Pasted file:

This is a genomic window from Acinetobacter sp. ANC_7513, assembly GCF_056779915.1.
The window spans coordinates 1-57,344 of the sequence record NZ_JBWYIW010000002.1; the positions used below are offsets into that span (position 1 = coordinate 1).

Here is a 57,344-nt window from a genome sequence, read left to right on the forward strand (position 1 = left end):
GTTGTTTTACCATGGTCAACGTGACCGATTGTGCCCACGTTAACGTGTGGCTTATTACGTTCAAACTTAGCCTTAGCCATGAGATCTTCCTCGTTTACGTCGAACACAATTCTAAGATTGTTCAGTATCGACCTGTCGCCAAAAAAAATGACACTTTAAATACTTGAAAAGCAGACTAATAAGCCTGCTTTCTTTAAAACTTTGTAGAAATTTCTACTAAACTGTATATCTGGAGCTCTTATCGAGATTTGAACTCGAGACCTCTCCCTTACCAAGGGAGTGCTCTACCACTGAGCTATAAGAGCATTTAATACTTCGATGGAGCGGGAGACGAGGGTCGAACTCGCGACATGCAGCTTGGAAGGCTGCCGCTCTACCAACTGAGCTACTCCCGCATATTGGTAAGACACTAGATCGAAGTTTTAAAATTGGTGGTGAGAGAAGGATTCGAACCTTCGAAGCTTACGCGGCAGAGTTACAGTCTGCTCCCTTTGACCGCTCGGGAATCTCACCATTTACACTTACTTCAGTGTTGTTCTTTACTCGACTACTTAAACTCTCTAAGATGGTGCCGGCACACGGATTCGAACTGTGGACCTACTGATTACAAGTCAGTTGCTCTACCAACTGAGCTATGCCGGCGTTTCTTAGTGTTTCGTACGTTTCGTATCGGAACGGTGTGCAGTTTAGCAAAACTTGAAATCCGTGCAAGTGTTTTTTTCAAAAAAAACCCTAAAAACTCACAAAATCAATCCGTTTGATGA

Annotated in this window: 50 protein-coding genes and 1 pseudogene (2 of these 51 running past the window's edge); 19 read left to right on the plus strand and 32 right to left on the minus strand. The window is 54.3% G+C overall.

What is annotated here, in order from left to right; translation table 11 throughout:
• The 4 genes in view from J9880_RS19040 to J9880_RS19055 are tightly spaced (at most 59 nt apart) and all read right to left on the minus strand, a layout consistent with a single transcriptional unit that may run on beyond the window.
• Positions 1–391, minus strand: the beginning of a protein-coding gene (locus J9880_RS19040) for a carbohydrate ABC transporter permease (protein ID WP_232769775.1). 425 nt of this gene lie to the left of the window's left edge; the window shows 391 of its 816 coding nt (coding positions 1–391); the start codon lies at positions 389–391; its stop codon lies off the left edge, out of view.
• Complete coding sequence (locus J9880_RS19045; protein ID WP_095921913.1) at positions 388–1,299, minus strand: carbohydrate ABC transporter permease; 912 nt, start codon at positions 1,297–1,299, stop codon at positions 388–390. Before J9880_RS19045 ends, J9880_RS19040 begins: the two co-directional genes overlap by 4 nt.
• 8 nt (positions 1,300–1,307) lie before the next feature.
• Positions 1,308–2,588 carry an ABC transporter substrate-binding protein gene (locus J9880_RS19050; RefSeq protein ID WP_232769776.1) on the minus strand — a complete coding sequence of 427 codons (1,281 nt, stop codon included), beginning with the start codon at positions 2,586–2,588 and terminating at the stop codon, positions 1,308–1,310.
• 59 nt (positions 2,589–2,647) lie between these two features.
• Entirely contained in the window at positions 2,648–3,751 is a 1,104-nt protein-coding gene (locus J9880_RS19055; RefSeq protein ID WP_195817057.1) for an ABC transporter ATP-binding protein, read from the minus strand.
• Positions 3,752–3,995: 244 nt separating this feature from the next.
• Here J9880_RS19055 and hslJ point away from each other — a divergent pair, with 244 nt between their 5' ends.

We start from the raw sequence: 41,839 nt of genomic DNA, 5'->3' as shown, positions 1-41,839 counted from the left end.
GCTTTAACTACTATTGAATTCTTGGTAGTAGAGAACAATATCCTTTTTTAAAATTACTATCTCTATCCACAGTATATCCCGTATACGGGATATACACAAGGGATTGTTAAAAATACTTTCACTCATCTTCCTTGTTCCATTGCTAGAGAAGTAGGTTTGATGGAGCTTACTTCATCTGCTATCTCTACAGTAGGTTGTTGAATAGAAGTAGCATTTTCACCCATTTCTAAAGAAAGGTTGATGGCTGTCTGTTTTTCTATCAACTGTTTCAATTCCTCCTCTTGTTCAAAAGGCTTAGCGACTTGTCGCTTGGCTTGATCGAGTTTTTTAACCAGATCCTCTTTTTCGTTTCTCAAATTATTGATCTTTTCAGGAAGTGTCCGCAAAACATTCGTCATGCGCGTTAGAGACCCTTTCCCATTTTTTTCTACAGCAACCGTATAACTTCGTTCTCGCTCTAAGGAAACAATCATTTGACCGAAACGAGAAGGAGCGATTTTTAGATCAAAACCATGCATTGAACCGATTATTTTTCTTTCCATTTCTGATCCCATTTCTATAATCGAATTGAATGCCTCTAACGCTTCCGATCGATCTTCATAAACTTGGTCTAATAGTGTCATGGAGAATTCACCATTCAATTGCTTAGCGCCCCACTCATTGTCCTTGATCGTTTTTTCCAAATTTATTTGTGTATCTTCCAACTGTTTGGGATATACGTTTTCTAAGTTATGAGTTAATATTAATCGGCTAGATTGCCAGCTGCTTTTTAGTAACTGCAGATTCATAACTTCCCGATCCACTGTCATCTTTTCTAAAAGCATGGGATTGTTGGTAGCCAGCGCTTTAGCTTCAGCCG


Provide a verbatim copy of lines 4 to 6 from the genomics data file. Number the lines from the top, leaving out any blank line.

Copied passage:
GTTGTTTTACCATGGTCAACGTGACCGATTGTGCCCACGTTAACGTGTGGCTTATTACGTTCAAACTTAGCCTTAGCCATGAGATCTTCCTCGTTTACGTCGAACACAATTCTAAGATTGTTCAGTATCGACCTGTCGCCAAAAAAAATGACACTTTAAATACTTGAAAAGCAGACTAATAAGCCTGCTTTCTTTAAAACTTTGTAGAAATTTCTACTAAACTGTATATCTGGAGCTCTTATCGAGATTTGAACTCGAGACCTCTCCCTTACCAAGGGAGTGCTCTACCACTGAGCTATAAGAGCATTTAATACTTCGATGGAGCGGGAGACGAGGGTCGAACTCGCGACATGCAGCTTGGAAGGCTGCCGCTCTACCAACTGAGCTACTCCCGCATATTGGTAAGACACTAGATCGAAGTTTTAAAATTGGTGGTGAGAGAAGGATTCGAACCTTCGAAGCTTACGCGGCAGAGTTACAGTCTGCTCCCTTTGACCGCTCGGGAATCTCACCATTTACACTTACTTCAGTGTTGTTCTTTACTCGACTACTTAAACTCTCTAAGATGGTGCCGGCACACGGATTCGAACTGTGGACCTACTGATTACAAGTCAGTTGCTCTACCAACTGAGCTATGCCGGCGTTTCTTAGTGTTTCGTACGTTTCGTATCGGAACGGTGTGCAGTTTAGCAAAACTTGAAATCCGTGCAAGTGTTTTTTTCAAAAAAAACCCTAAAAACTCACAAAATCAATCCGTTTGATGA

Annotated in this window: 50 protein-coding genes and 1 pseudogene (2 of these 51 running past the window's edge); 19 read left to right on the plus strand and 32 right to left on the minus strand. The window is 54.3% G+C overall.

What is annotated here, in order from left to right; translation table 11 throughout: